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LACMA Explores the Allure of Matter Ocula Report LACMA Explores the Allure of Matter 14 Jun 2019 : Jareh Das for Ocula

The Allure of Matter: Material Art from China at Los Angeles County Museum of Art (LACMA) (2 June 2019–5 January 2020) is an inter-generational show of 21 Chinese artists working from the 1980s to the present, including Ai Weiwei, Cai Guo-Qiang, Lin Tianmiao, Song Dong, He Xiangyu, Yin Xiuzhen, and Ma Qiusha.Staged on Level 2 of LACMA's Renzo...

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Thomas J Price: Reframing Classical Sculpture Ocula Conversation Thomas J Price: Reframing Classical Sculpture

When the London-born artist Thomas J Price graduated with a Bachelor of Fine Arts from Chelsea College of Arts in 2004, the school's college art prize was by no means his most notable accomplishment as an emerging artist. In 2001, Price presented his much-talked-about work Licked, a daring performance, later profiled on the BBC 4 television...

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Art Basel Lowdown: Shows to See Ocula Report Art Basel Lowdown: Shows to See 6 Jun 2019 : Tessa Moldan for Ocula

To coincide with Art Basel 2019, which opens to the public from 13 to 16 June, galleries and institutions across the city are presenting a range of stellar exhibitions. From Rebecca Horn at Museum Tinguely to Geumhyung Jeong at Kunsthalle Basel, here is a selection of what to see.William Kentridge, Dead Remus (2014–2016). Charcoal on found ledger...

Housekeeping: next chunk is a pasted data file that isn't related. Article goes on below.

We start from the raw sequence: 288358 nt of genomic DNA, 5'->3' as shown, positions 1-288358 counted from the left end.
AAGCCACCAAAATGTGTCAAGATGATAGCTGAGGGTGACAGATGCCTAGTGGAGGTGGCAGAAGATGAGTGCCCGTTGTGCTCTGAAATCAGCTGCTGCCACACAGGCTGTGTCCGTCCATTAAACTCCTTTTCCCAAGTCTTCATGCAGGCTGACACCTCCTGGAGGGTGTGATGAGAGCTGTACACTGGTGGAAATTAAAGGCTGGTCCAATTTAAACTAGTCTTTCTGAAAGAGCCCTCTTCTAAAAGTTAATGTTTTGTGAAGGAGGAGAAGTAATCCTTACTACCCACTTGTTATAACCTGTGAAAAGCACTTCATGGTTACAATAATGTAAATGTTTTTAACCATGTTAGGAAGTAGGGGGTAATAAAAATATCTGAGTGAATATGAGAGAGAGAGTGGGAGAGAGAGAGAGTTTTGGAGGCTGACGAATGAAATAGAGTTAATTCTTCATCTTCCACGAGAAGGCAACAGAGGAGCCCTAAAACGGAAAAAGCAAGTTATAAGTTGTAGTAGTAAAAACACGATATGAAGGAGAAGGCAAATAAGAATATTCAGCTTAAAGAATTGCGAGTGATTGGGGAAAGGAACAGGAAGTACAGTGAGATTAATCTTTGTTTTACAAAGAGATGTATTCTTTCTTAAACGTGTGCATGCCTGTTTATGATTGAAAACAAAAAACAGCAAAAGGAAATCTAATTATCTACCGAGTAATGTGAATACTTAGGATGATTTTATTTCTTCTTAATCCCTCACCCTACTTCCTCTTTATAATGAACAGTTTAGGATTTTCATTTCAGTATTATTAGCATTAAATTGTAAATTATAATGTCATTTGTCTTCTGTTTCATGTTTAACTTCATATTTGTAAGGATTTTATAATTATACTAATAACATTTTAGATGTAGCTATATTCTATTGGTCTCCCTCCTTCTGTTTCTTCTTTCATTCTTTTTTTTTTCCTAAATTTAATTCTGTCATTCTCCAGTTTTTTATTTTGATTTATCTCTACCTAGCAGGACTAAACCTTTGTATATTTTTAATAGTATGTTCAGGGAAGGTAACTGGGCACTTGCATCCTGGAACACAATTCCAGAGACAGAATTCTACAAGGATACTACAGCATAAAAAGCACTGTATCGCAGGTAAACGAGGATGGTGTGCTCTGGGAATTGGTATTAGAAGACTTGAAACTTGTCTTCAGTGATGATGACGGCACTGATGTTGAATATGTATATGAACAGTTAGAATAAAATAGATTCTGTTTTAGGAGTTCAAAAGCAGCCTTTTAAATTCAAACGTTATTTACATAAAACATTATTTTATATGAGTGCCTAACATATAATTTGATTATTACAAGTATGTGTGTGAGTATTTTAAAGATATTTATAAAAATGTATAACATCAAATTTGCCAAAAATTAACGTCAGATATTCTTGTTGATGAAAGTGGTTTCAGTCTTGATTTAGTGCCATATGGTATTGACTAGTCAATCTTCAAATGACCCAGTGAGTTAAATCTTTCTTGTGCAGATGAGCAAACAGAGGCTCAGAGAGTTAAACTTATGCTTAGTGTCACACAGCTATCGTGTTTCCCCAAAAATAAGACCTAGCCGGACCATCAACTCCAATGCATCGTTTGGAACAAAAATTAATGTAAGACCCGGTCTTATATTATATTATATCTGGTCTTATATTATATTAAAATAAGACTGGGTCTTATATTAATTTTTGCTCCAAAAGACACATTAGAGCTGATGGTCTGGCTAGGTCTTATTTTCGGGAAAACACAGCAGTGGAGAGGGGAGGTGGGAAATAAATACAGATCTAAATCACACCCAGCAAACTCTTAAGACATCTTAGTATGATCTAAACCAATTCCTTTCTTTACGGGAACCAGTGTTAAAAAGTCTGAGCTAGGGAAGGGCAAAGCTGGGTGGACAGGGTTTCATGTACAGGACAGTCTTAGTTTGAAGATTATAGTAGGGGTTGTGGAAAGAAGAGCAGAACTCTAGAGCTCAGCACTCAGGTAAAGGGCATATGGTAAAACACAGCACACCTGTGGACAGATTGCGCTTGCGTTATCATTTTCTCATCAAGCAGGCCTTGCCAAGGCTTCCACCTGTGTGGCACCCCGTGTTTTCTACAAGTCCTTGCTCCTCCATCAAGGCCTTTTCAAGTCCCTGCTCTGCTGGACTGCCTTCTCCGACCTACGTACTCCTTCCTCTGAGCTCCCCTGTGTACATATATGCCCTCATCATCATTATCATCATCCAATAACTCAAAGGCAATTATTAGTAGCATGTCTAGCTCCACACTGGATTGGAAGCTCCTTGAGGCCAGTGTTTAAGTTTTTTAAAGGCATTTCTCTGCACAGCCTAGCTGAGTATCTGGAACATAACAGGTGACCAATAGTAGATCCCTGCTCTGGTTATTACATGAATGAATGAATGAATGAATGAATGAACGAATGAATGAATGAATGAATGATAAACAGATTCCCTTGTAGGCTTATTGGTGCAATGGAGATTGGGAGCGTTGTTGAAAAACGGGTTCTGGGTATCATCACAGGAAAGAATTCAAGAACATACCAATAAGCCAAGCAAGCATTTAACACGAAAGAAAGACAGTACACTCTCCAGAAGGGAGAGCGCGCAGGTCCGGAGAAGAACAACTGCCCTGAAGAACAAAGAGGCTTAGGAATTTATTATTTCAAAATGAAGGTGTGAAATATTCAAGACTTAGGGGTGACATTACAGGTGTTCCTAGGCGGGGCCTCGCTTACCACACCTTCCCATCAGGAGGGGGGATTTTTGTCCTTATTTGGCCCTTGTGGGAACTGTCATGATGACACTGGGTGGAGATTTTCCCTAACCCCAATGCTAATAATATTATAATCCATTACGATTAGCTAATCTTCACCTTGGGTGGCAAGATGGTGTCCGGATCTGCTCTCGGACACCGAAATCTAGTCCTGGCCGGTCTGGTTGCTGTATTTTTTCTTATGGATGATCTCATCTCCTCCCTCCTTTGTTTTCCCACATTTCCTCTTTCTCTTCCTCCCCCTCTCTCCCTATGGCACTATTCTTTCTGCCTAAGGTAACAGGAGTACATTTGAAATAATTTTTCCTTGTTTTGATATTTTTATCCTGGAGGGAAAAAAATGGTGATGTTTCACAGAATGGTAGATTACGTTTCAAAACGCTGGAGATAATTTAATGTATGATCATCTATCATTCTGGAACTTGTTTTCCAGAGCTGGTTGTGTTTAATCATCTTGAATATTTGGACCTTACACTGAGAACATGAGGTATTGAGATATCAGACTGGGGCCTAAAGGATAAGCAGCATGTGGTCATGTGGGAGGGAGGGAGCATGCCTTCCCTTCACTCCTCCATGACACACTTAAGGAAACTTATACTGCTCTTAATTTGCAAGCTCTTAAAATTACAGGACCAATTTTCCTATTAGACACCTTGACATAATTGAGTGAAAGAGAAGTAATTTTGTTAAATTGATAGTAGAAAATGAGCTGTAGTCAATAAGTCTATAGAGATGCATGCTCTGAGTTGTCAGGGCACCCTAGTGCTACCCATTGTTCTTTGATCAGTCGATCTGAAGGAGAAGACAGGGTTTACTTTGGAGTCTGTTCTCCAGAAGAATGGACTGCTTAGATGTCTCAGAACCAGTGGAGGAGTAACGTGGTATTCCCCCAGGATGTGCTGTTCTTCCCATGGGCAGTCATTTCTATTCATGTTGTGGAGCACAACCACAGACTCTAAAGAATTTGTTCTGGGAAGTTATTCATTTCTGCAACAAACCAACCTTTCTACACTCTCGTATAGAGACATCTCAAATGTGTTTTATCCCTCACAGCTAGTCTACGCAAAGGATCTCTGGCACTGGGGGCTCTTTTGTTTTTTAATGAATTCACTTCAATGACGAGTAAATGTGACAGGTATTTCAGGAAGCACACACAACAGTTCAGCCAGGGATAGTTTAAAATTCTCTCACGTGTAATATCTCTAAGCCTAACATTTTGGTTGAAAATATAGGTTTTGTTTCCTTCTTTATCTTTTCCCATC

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Jagannath Panda

b. 1970, India

Originally from Orissa, Jagannath Panda (born 1970) is a Delhi based artist. He graduated from the M.S. University in Baroda, Gujarat, and went on to do his MFA in Sculpture (1994) at the Royal College of Art in London (2002).

Through his art, Jagannath Panda reconciles many of our most fundamental contradictions. The dichotomies of Nature/Culture, Urban/Rural, Traditional/Contemporary and Figuration/Abstraction find both expression and resolve within Panda's paintings and sculptures. Remarkably, the artist usually incorporates these oppositional scenarios into a single unified whole, subtly fused by the deft handling of colors and compositions. A personal aesthetic sensibility functions as both balancing device and interrogating agent. In a single work, Panda posits the existence of stylized gods, culled from the palm leaf manuscripts of his ancestral Orissa, within the skyscraper apartment blocks of the burgeoning, newest India. His Realism believes in the existence of Fantasy.

Social and environmental issues also concern Panda, his subjects are found on the front page of today's newspaper and in his own backyard. The commonplace object is given symbolic stature, asked to represent communities, aspirations or even dogmas. The juxtaposition of diverse materials in a single work enables the artist to speak with multiple voices. Collage and assemblage are divorced from their Surrealist patrimony and function as both memory and mirror, storing preconceived meanings and reflecting a contradictory reality.

Animals play an important role in the artist's vocabulary. Never anthropomorphic, birds and beasts represent the human condition but also a continuum of life. These are the actors in Panda's morality play, his dramatic staging of an enchanted universe on to which modern rationality has only the most tenuous hold.

Peter Nagy 

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